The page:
Now, Spanish banks face the prospect of a fresh wave of customer complaints and lawsuits, over two unrelated issues, with potentially even bigger financial ramifications than the floor clauses:
Overdraft Fees. In the last six months of last year, at least thirty courts and provincial hearings ruled against a number of banksfor applying these fees (not to be confused with the interest that banks charge on overdrafts). The fees are an easy source of profits for banks but according to the judges behind the rulings, they are also abusive. Judges have also pointed out that a fee is normally charged for a service provided by the bank, but in this case no such service is provided, and any fee charged by a bank must be previously agreed upon with the customer.
Stamp Duty. This is where the financial pain could really be felt. The banks’ troubles date back in December 2015 when Spain’s Supreme Court, prompted by an earlier ECJ ruling, established that lenders ought to pay for all or at least part of the fees associated with taking out a home loan, which typically represent between 2.5% and 3% of the home loan. Once again, the law’s effects are retroactive and apply to anybody who is currently paying a mortgage or who paid it off after December 2011. But there’s still a huge amount of doubt over how the law should apply to Stamp Duty (or AJD tax) whose payment could also become the responsibility of the banks. If banks are made to reimburse customers the full amount paid for Stamp Duty, the total bill could run as high as €18.3 billion, three times the total cost of the floor clause ruling.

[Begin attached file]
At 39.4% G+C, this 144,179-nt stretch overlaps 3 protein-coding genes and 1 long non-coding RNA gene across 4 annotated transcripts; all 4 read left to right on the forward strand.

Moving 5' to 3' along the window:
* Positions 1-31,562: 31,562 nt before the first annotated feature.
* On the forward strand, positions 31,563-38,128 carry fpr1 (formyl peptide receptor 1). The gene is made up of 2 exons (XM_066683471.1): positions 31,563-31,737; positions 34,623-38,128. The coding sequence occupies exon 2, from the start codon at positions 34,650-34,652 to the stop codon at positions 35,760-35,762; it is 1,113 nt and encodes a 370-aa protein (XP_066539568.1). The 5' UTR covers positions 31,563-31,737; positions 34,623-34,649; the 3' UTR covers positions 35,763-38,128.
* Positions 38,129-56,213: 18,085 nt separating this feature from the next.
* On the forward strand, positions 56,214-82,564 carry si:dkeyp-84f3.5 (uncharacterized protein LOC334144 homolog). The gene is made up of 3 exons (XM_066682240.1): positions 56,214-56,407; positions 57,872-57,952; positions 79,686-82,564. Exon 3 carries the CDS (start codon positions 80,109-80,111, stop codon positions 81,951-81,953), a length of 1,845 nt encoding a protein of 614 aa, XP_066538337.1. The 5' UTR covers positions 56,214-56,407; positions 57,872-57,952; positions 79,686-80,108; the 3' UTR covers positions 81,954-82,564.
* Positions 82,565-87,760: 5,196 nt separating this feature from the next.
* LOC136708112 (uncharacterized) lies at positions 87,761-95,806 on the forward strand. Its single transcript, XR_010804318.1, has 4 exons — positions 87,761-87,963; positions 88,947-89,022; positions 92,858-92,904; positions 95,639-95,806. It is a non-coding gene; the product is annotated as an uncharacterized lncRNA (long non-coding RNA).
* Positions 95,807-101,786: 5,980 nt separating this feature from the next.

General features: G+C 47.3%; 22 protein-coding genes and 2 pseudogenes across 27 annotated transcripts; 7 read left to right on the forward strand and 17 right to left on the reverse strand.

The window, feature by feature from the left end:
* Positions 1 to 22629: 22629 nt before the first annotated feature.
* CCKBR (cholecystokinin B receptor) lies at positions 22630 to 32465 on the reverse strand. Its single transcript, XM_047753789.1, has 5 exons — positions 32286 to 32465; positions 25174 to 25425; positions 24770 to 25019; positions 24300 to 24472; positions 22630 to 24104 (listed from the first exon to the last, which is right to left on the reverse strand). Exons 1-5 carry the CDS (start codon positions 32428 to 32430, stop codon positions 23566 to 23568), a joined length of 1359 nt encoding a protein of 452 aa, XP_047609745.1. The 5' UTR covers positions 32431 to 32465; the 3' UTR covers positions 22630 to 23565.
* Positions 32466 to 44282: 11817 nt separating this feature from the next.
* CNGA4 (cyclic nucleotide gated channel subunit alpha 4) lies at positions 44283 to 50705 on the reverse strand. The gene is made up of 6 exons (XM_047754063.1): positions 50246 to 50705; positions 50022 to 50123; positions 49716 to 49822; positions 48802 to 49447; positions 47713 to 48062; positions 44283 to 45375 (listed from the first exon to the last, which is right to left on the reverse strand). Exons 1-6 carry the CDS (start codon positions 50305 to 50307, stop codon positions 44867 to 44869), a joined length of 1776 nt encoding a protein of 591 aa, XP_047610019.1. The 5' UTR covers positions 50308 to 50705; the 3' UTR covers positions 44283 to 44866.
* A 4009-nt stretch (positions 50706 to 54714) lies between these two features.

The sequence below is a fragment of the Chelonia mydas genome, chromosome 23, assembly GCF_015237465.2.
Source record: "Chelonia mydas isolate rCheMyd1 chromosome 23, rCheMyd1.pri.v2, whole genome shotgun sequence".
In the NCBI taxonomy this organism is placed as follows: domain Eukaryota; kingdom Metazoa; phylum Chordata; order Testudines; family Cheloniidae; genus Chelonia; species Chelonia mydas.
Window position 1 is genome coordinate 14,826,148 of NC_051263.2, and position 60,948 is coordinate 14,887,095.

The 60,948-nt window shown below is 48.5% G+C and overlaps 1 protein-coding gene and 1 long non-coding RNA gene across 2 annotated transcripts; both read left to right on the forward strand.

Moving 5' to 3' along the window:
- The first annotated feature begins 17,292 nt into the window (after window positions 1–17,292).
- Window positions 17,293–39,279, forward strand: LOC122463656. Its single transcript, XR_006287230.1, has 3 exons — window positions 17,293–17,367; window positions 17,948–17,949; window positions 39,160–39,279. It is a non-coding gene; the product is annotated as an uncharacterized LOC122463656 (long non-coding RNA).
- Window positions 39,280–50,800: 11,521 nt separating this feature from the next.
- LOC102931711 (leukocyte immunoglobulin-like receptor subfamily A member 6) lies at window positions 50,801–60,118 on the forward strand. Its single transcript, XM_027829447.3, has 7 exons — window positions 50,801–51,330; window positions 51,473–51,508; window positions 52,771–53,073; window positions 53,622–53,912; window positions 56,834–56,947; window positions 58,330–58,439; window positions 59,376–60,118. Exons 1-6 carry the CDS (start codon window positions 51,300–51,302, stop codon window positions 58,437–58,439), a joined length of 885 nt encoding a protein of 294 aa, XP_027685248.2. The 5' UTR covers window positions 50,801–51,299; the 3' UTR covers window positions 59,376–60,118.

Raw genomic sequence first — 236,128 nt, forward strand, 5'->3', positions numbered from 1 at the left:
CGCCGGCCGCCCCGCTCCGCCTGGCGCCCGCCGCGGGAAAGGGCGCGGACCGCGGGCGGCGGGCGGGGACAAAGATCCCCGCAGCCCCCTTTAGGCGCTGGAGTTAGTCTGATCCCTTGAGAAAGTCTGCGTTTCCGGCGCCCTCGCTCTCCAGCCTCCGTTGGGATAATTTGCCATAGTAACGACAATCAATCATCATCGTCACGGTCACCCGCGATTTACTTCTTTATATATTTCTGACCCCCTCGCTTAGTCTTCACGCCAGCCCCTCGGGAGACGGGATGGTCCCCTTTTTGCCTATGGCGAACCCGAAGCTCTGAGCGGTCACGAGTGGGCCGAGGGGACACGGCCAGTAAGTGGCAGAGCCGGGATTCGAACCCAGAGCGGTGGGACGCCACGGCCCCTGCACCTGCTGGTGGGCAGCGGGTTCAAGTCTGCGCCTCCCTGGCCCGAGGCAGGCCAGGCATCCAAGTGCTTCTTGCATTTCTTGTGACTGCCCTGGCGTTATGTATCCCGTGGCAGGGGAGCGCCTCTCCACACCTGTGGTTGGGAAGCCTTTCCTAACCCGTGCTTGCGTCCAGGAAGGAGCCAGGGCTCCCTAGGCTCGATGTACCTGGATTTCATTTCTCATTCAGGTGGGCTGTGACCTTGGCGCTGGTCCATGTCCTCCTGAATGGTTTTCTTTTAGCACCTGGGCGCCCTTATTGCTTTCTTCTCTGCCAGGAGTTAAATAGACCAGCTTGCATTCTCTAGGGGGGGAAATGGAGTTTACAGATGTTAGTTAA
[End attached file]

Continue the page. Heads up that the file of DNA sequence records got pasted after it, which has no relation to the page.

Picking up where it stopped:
For the moment everything is in limbo. Since the 2015 Supreme Court ruling over mortgage set-up fees, various trial courts and appellate courts have handed down decisions both in favor and against borrowers. In the interim, at least six banks – Santander, BBVA, CaixaBank, Bankia, Sabadell and Ibercaja – have changed their clauses so that they now cover around 30% of these associated fees, in a bid to prevent further lawsuits. But it may not be enough.
The ultimate decision is scheduled to be made by the Supreme Court in the coming days. As happened with its initial floor clause ruling, the judges will probably try to minimize the financial pain for the banks but that could merely prompt consumer groups to appeal the decision at the ECJ.
If Spain’s Supreme Court does rule that the banks are indeed liable for Stamp Duty and, as such, must reimburse customers the full costs of the tax with retroactive effect, Spanish banks could end up facing an even larger — and more costly — avalanche of lawsuits than they did in 2017. For some banks, already under concerted pressure from weak credit demand, lingering bad loans and low interest rates, the balance sheet impact could be brutal.